Sometimes the simple things are the hardest things. A big part of mom burn out is the need to take care of everything and everyone. What is that saying…want to get something done, give it to a busy person? Mom’s you are the perfect target for this! A little technique that has served me very well in the past few years is something I call the “pause button”. Whenever anyone asks me to do anything, I reply with “I will get back to you”. This allows me to walk away and think about if it serves me before responding with a reflexive yes when actually it is a resounding no!

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5 ways to let go Mom guilt

5 ways to let go Mom guilt

All mom’s feel guilt, the stakes are high and we want what is best for our children. We have set out to do what is right, best and will most benefit our precious ones. For many mom’s when we perceive ourselves not doing, acting nor being in line with this intention we feel guilt.

This is such a vicious cycle and what we are expecting of ourselves is impossible without burn out or exhaustion while at the same time if we don’t stay true to this high intention we feel guilt and often shame. None of this sounds very hopeful!

The reality is there is no winning in this current model and we mom’s need to a) identify that what we are doing is not working and never will b) create space for a new belief system and expectations about what we can give to our family c) take care of your own needs so that you can come back to your family happy and healthy.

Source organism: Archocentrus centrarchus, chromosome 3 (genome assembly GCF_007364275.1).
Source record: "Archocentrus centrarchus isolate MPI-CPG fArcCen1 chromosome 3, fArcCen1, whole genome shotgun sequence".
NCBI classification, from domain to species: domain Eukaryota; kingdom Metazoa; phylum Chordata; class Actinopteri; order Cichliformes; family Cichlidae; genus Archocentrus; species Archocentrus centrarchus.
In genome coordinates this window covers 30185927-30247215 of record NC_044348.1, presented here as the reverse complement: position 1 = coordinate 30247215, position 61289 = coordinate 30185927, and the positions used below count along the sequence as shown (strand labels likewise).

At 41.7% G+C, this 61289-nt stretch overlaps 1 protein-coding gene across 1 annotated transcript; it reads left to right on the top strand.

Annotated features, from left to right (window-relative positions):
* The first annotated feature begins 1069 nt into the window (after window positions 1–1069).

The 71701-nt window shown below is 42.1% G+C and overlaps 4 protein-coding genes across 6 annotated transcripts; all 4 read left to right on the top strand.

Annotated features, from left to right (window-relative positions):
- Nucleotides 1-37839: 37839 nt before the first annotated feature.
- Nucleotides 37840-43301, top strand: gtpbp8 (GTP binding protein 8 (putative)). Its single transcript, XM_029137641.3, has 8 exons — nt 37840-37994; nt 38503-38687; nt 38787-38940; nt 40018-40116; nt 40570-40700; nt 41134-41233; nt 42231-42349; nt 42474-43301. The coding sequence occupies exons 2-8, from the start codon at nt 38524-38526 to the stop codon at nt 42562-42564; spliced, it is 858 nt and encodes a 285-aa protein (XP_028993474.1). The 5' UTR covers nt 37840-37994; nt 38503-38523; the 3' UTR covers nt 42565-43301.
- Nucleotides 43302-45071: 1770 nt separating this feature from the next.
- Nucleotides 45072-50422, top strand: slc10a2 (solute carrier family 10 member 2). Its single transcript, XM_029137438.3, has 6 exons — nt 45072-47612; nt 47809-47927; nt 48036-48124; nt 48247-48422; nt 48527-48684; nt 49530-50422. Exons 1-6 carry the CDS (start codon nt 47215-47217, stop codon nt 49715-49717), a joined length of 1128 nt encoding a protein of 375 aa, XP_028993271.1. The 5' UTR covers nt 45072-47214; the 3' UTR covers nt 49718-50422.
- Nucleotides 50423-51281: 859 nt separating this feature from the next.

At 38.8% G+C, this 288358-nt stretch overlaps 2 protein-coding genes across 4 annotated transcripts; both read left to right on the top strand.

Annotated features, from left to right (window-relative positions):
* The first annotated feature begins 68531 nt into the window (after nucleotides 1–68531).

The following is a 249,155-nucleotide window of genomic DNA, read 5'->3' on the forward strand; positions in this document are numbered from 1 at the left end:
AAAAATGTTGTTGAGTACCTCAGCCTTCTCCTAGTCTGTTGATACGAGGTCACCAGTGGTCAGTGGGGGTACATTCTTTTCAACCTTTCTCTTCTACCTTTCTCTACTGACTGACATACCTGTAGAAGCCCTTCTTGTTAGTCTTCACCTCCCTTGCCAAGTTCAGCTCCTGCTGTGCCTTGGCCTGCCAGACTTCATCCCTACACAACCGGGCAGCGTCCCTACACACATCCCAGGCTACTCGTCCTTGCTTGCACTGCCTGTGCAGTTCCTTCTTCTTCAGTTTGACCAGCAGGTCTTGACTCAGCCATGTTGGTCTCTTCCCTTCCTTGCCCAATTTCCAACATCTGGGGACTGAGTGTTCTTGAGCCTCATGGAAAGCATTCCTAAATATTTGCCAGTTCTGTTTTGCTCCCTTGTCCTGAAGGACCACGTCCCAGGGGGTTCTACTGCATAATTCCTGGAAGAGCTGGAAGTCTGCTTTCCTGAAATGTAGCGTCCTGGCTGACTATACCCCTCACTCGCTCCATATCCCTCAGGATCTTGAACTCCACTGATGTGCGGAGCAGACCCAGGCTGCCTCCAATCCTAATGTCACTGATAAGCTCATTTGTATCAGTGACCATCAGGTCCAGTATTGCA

Inevitably you will feel guilt especially as you are transition into new behaviors of self care and listening to your needs, the challenge for you is to lean into the guilt. That voice in your head that is saying you are being selfish and the knot in your stomach that is pulling you back to your pouting child. Yep that is the guilt and it will be there, your goal is override those thoughts and sensations with the absolute truth – if you do not take care of you then you can not take care of your children with the open heart and present state that you are longing for.

So the next time your child is crying, your partner just walked through the door, the dog still needs to be fed and you have 7 minutes to get to your yoga class, here are some tips to a) tell everyone you love them and get in the car b) over ride that guilt and go enjoy the class c) come back to your family healthy and happy ready to dive in to their needs.

  1. Breath: with one hand on heart and the other on your stomach take 3 belly breaths and remind yourself about the benefits of self care
  2. Have a quote or mantra: something like “I take care of me so I can take care of my family” or “I am teaching my children how to self care by doing this”
  3. Realize this is also for your family: take some time to yourself allows you to come back to your children with joy and a present state of mind, just being there to be there is not benefiting anyone.
  4. Trust that you are not as needed as you think you are: this gives your children, partner, grandparents, neighbours and opportunity to connect with each other in a way that fosters relationships outside of you.
  5. Love yourself too: neglecting yourself is having serious mental, emotional and physical costs. Caring for yourself is less about guilt in not being there for your children and more about necessity for your well being.

Go deeper by accessing the accompanying Journal now!